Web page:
Today Porsche is the world’s most profitable carmaker, with an operating margin of 18.5 percent, versus a global industry average of 11 percent. Its shares trade at 12 times estimated 2003 earnings, while the average price-earnings multiple for global auto companies is 9.3. And that’s even though the financially conservative Wiedeking is sitting on E1.72 billion in cash reserves earning 4 percent a year.

The fine performance -- and the crucial fact that Porsche is a family-controlled company -- gives him license to veer from today’s conventional wisdom on investor relations. In October he declined a pending invitation to list Porsche’s shares on the New York Stock Exchange. The company would have had to restate its books to comply with NYSE rules. But what really turned Wiedeking off was the Sarbanes-Oxley Act of 2002, which makes CEOs and chief financial officers criminally liable for misrepresentations in their companies’ accounts. “German companies already have a better system of checks and balances to ensure objective accounting standards than what is provided by the new U.S. rules,” he scoffs.

The previous year the Deutsche Börse had kicked Porsche out of Germany’s midcap MDAX equity index for its refusal to report quarterly. Wiedeking just shrugged. Last May he took the opportunity to demonstrate that he didn’t need the Frankfurt exchange, issuing E300 million worth of unrated Eurobonds to U.S. and European institutional and retail investors. The offer sold in 90 minutes, carrying an interest rate of only 4.92 percent -- lower than the yield on A-rated bonds with the same five-year maturity from BMW, Porsche’s most creditworthy competitor (and, incidentally, a company that reports quarterly). Adding a fillip, Wiedeking had the bonds listed on the tiny Baden-Württemberg Stock Exchange in Stuttgart, Porsche’s hometown, rather than on the Deutsche Börse. “You see, we don’t forget,” says Wiedeking. “The Frankfurters earned nothing.”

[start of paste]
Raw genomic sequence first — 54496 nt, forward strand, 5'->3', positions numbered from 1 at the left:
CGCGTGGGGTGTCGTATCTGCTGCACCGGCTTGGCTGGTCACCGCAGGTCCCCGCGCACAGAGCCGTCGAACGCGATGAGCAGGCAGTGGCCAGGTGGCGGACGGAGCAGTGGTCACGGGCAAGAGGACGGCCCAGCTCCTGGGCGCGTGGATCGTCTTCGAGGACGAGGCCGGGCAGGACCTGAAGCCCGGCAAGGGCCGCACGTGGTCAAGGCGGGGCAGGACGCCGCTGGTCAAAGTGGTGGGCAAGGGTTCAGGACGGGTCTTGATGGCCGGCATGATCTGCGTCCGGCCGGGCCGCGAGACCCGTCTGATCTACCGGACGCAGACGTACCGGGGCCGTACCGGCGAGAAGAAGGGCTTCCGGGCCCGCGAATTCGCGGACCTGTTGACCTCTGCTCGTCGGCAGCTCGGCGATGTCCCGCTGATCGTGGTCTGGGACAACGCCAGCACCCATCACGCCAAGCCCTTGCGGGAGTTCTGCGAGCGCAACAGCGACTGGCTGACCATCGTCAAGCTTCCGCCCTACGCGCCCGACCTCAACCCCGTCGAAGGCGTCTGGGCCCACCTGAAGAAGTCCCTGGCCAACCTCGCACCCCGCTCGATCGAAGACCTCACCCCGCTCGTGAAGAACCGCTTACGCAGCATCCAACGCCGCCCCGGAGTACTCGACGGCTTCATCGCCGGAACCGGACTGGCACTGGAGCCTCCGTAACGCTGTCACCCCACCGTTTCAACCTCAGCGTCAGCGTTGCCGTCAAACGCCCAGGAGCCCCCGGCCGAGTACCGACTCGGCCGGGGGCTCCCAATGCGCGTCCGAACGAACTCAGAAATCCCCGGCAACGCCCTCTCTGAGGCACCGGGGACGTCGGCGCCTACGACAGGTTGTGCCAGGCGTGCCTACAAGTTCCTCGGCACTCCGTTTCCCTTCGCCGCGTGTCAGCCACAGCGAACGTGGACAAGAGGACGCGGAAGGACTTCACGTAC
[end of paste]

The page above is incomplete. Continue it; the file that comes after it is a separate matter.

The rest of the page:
The success of the bond sale, Wiedeking insists, proves that investors don’t really care about quarterly reporting, debt ratings or other American-style standards of disclosure and transparency. What they care about is consistent, long-term performance. He points out that Porsche’s stock has soared from E26.74 in mid-1992, just before he became CEO, to about E370 today. “Both bond and equity investors are more than satisfied with how we protect and build value,” he says.

Many analysts and investors agree. “What you can say for the company these days is that everything Porsche does gives it a long-term perspective. Nothing about the way it is structured gears it to chasing short-term profits,” observes Harald Hendrikse, an auto and aerospace analyst at Credit Suisse First Boston in London. “In the past year we’ve clearly seen that chasing quarterly results and specific profit targets is not necessarily a good thing.”